Widgets Magazine


More tea, anyone?

News anchors and political cartoonists have made absolute hay of the results of the Republican primary elections in various states throughout the nation. As GOP “establishment” candidates such as Mitch McConnell and John Cornyn coasted to victory, many smugly concluded that the Tea Party had officially run dry, with nothing but the dregs of a would-be movement for consolation.

But people like Senate Majority Leader Harry Reid were declaring the Tea Party “dead” in 2012, and though they may be re-energized by the results at the polls, they are just as wrong now as they were then.

For one, it is the general consensus that the GOP as a whole has been forced to the right by the Tea Party. Gone, reports The Wall Street Journal, are the days when “compromise with Democrats wasn’t viewed with such deep suspicion.” No, a quick return to unabashed Bush-era government spending and growth would not go unnoticed, and it would be foolish for the Republican Party to forget that it was only by voting down debt ceilings that they were able to satiate the Tea Party’s thirst for principled conservatism—a thirst that, I contend, reflects the views of the Republican base.

In reality, this shift could be considered the Tea Party’s greatest victory of all. While it’s all good and fun to be the ideological purists on the fringe, the goal of any national movement is to garner popular support and enact lasting change. What many forget is that the Tea Party is a revival of conservative ideology, not an actual party. The establishment can only gloat so much when they are being stiff-armed into adopting their opponents’ positions.

At the heart of the matter is the fact that the Republican Civil War is far from over. Tea Party favorite Ben Sasse easily won the nomination to represent Nebraska in the U.S. Senate, as did House candidate Alex Mooney of West Virginia. In Mississippi last week, a poll showed Tea Party favorite Chris McDaniel (who had been trailing his opponent just weeks before) leading 36-year incumbent Thad Cochran.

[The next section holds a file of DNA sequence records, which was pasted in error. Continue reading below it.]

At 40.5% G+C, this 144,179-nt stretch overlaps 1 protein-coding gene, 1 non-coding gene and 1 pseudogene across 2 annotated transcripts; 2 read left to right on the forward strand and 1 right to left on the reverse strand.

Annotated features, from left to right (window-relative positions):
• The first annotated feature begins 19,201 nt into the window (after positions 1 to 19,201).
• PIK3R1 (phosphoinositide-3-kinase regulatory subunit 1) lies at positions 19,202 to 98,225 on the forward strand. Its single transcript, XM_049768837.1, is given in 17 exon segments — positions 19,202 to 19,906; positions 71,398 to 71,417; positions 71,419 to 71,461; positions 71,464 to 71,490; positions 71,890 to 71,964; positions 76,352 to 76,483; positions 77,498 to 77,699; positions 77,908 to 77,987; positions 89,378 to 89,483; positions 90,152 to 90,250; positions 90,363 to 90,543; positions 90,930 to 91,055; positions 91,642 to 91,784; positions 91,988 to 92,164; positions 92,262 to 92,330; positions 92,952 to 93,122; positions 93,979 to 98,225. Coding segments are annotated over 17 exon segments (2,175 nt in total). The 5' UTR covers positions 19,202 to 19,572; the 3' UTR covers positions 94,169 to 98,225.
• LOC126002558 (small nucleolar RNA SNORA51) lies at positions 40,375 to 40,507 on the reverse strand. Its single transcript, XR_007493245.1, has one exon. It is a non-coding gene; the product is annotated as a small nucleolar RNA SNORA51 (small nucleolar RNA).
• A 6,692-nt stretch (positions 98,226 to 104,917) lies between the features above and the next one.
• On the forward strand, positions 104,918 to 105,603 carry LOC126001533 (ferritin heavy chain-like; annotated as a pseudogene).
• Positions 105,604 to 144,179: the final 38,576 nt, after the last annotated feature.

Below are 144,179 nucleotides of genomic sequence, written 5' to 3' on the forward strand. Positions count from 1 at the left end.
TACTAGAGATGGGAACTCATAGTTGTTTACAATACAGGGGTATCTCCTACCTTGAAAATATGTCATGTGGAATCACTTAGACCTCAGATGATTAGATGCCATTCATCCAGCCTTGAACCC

Last night in Texas, the core of any Republican Electoral College majority, the Tea Party had something of a sweep, defeating establishment candidates in House, lieutenant governor and attorney general races.

Even the American public seems at least open to the possibility of more Tea. Senator Rand Paul, the Tea Party darling who consistently wins or ties for first in polls predicting the Republican presidential nomination in 2016, has already shown he can give Hillary Clinton a run for her money. Paul beats the ex-Secretary of State in hypothetical setups in battleground states such as Colorado and New Hampshire, and in his own home state of Kentucky garners a surprisingly large 29 percent of the African American vote.

Granted, Hillary currently trounces Paul 50-41 in nationwide polls, but this is hardly compelling evidence of a declining Tea Party. Even Ted Cruz, who takes a softer stance on some of the more libertarian positions of his Kentucky counterpart, scrapes together 38 percent of the vote to Hillary’s 52 percent. Fringe movements can only be considered so fringe when they have the potential to garner nearly half of the nation’s support.

The next few weeks and months will tell whether the movement is truly losing steam, as Tea Party heroes such as Justin Amash and Kerry Bentivolio face the wrath of a well-funded, organized Republican establishment. For now, the options before the GOP are clear: Drink the tea or make way for someone who will. Simply ignoring the elephant in the room is just as dangerous an option now as it ever has been.

Josh Jones, incidentally, does not drink tea. But if you think he’s drinking the Kool-Aid, shoot him an email at jjones5@stanford.edu.

About Josh Jones

Josh Jones is a libertarian-leaning columnist for The Stanford Daily and serves as Executive Editor of The Stanford Review. The son of a Marine, Josh has lived in various places around the globe, but usually identifies as a Southern Californian. While he enjoys reading, writing, and exercising, he believes that God and family are the true sources of happiness in his life. He plans to major in Public Policy and attend law school.
  • It is a delight for anyone who is invited for a tea party.